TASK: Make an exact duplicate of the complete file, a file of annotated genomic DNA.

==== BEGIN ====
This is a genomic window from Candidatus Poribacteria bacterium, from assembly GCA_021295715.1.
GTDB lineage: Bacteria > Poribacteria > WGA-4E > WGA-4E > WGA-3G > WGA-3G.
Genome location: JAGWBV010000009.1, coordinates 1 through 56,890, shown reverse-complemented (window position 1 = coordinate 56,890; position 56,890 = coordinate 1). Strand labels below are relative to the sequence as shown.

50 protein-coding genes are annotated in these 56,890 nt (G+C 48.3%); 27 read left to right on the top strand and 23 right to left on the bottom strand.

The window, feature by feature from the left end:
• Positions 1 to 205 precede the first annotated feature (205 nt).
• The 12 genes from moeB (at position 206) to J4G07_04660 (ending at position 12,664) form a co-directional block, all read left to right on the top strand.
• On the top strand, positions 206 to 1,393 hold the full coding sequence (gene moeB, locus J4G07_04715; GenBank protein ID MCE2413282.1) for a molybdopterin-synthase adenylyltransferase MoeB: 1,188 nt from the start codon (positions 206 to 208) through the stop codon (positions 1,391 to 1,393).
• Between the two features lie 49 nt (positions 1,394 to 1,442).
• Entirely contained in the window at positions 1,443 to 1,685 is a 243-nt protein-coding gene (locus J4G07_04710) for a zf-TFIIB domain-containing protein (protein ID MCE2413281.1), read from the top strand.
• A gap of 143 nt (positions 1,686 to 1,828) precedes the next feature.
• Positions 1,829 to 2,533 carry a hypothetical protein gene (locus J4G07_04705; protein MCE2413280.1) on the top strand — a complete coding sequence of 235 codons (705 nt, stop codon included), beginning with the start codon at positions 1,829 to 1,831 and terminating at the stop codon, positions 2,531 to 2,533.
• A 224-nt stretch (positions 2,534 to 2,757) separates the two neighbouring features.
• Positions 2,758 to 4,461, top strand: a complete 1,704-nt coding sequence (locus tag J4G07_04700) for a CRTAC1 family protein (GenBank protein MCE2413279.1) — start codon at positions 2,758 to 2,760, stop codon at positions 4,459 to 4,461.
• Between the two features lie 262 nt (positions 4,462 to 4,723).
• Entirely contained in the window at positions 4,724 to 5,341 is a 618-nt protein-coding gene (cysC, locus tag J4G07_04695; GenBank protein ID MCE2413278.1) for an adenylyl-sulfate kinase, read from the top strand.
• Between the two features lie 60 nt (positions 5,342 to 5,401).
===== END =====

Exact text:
This is a genomic window from Candidatus Poribacteria bacterium, from assembly GCA_021295715.1.
GTDB lineage: Bacteria > Poribacteria > WGA-4E > WGA-4E > WGA-3G > WGA-3G.
Genome location: JAGWBV010000009.1, coordinates 1 through 56,890, shown reverse-complemented (window position 1 = coordinate 56,890; position 56,890 = coordinate 1). Strand labels below are relative to the sequence as shown.

50 protein-coding genes are annotated in these 56,890 nt (G+C 48.3%); 27 read left to right on the top strand and 23 right to left on the bottom strand.

The window, feature by feature from the left end:
• Positions 1 to 205 precede the first annotated feature (205 nt).
• The 12 genes from moeB (at position 206) to J4G07_04660 (ending at position 12,664) form a co-directional block, all read left to right on the top strand.
• On the top strand, positions 206 to 1,393 hold the full coding sequence (gene moeB, locus J4G07_04715; GenBank protein ID MCE2413282.1) for a molybdopterin-synthase adenylyltransferase MoeB: 1,188 nt from the start codon (positions 206 to 208) through the stop codon (positions 1,391 to 1,393).
• Between the two features lie 49 nt (positions 1,394 to 1,442).
• Entirely contained in the window at positions 1,443 to 1,685 is a 243-nt protein-coding gene (locus J4G07_04710) for a zf-TFIIB domain-containing protein (protein ID MCE2413281.1), read from the top strand.
• A gap of 143 nt (positions 1,686 to 1,828) precedes the next feature.
• Positions 1,829 to 2,533 carry a hypothetical protein gene (locus J4G07_04705; protein MCE2413280.1) on the top strand — a complete coding sequence of 235 codons (705 nt, stop codon included), beginning with the start codon at positions 1,829 to 1,831 and terminating at the stop codon, positions 2,531 to 2,533.
• A 224-nt stretch (positions 2,534 to 2,757) separates the two neighbouring features.
• Positions 2,758 to 4,461, top strand: a complete 1,704-nt coding sequence (locus tag J4G07_04700) for a CRTAC1 family protein (GenBank protein MCE2413279.1) — start codon at positions 2,758 to 2,760, stop codon at positions 4,459 to 4,461.
• Between the two features lie 262 nt (positions 4,462 to 4,723).
• Entirely contained in the window at positions 4,724 to 5,341 is a 618-nt protein-coding gene (cysC, locus tag J4G07_04695; GenBank protein ID MCE2413278.1) for an adenylyl-sulfate kinase, read from the top strand.
• Between the two features lie 60 nt (positions 5,342 to 5,401).